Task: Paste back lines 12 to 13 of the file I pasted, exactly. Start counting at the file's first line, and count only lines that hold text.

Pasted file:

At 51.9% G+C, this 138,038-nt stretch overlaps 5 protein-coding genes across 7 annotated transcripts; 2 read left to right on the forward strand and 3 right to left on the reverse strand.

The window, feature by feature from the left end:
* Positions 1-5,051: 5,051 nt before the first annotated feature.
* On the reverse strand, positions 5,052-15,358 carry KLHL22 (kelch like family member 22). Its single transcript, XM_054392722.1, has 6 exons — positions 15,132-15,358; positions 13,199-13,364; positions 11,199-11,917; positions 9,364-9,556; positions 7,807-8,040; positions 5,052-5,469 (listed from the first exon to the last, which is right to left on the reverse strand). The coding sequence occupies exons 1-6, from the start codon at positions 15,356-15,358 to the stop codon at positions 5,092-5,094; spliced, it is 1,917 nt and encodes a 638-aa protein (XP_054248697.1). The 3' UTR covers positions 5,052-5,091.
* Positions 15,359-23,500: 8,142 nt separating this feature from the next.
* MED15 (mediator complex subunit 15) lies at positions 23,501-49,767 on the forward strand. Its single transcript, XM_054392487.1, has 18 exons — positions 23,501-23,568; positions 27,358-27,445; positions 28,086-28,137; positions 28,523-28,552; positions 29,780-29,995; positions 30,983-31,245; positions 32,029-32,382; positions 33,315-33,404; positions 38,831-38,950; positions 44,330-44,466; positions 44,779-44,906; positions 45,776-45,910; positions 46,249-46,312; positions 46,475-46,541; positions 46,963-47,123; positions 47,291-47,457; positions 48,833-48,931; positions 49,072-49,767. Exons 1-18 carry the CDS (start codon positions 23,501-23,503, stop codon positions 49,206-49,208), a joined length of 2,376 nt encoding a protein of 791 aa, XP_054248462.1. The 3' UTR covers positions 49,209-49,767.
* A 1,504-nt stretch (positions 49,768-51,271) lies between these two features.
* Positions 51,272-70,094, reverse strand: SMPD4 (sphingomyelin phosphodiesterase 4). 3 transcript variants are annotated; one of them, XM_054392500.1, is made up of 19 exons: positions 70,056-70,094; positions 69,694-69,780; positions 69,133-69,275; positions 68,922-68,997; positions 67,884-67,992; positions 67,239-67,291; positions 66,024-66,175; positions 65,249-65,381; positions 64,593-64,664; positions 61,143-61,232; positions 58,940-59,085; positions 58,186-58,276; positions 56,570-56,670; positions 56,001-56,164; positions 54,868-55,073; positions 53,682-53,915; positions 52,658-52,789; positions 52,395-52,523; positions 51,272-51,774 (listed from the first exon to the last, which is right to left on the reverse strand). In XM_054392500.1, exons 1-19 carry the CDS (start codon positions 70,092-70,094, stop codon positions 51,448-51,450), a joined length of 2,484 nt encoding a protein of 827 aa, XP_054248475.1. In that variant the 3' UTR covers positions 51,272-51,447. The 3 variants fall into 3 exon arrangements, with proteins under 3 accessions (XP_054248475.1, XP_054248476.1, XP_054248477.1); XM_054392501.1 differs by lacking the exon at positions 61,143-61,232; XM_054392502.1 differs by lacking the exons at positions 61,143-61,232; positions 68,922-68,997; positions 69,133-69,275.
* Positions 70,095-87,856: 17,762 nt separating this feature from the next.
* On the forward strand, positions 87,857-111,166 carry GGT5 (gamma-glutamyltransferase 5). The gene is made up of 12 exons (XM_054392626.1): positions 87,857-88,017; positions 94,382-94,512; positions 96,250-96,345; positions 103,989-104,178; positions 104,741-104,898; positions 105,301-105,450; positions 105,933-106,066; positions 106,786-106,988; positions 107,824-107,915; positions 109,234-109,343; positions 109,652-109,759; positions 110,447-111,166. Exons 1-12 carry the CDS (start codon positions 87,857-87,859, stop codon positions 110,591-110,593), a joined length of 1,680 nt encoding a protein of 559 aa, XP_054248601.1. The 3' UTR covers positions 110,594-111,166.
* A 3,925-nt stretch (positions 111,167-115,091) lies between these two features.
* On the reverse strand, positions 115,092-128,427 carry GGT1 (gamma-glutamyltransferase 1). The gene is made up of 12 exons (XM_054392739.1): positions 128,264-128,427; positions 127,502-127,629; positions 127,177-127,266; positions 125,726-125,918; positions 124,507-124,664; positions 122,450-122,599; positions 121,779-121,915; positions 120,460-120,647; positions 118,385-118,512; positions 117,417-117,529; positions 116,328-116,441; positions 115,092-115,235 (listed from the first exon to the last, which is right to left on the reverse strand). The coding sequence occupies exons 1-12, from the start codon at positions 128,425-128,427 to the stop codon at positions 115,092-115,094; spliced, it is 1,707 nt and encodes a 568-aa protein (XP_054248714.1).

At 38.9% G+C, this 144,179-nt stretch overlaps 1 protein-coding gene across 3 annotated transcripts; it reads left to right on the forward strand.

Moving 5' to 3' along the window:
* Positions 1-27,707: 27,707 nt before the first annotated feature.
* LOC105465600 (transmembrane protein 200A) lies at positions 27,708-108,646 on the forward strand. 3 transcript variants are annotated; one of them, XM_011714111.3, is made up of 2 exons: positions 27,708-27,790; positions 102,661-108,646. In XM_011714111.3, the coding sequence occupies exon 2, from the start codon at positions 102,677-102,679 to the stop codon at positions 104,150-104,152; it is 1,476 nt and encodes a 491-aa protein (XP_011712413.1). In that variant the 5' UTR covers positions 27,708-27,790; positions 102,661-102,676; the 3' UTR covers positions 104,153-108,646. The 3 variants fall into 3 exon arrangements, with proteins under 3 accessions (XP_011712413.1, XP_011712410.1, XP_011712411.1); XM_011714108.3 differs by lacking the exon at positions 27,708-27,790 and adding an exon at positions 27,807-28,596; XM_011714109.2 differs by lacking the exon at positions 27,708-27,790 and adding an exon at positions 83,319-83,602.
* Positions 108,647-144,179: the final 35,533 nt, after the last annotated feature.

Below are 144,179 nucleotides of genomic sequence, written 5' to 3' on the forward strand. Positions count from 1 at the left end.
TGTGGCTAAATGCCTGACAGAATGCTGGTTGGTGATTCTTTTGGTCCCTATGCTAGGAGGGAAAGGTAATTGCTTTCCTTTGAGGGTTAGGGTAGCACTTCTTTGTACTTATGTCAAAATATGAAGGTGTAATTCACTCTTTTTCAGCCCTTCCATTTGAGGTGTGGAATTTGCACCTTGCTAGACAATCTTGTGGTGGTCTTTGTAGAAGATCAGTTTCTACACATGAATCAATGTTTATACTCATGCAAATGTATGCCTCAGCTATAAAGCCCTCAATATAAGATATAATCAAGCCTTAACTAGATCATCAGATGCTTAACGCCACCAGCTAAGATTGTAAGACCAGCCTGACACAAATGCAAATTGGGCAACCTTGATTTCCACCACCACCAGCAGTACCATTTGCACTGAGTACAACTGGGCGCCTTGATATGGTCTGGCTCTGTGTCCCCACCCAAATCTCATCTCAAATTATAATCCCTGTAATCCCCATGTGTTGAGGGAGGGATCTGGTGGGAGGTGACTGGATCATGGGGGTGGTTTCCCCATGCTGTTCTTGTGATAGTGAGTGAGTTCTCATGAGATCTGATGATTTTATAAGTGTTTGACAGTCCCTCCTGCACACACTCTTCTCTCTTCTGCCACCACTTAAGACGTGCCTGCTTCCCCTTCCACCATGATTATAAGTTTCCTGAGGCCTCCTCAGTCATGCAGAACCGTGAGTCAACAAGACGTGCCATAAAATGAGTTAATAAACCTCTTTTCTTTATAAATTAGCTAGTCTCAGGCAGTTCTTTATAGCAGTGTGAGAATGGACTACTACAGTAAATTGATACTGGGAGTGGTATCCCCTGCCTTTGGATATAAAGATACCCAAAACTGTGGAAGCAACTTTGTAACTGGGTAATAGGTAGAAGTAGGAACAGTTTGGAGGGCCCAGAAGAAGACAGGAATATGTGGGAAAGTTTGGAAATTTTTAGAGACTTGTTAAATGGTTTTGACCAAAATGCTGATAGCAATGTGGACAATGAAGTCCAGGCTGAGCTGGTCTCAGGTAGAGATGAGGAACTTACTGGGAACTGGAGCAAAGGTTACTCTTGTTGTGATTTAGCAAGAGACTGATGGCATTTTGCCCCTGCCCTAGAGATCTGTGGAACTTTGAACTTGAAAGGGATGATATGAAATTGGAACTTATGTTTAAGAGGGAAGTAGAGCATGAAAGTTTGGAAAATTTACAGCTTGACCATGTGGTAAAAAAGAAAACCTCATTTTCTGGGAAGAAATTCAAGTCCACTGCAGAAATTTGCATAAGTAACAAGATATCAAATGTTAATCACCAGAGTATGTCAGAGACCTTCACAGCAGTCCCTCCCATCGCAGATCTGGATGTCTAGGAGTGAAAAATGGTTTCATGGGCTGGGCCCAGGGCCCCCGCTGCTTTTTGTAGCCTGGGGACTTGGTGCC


* On the reverse strand, positions 115,092-128,427 carry GGT1 (gamma-glutamyltransferase 1). The gene is made up of 12 exons (XM_054392739.1): positions 128,264-128,427; positions 127,502-127,629; positions 127,177-127,266; positions 125,726-125,918; positions 124,507-124,664; positions 122,450-122,599; positions 121,779-121,915; positions 120,460-120,647; positions 118,385-118,512; positions 117,417-117,529; positions 116,328-116,441; positions 115,092-115,235 (listed from the first exon to the last, which is right to left on the reverse strand). The coding sequence occupies exons 1-12, from the start codon at positions 128,425-128,427 to the stop codon at positions 115,092-115,094; spliced, it is 1,707 nt and encodes a 568-aa protein (XP_054248714.1).

At 38.9% G+C, this 144,179-nt stretch overlaps 1 protein-coding gene across 3 annotated transcripts; it reads left to right on the forward strand.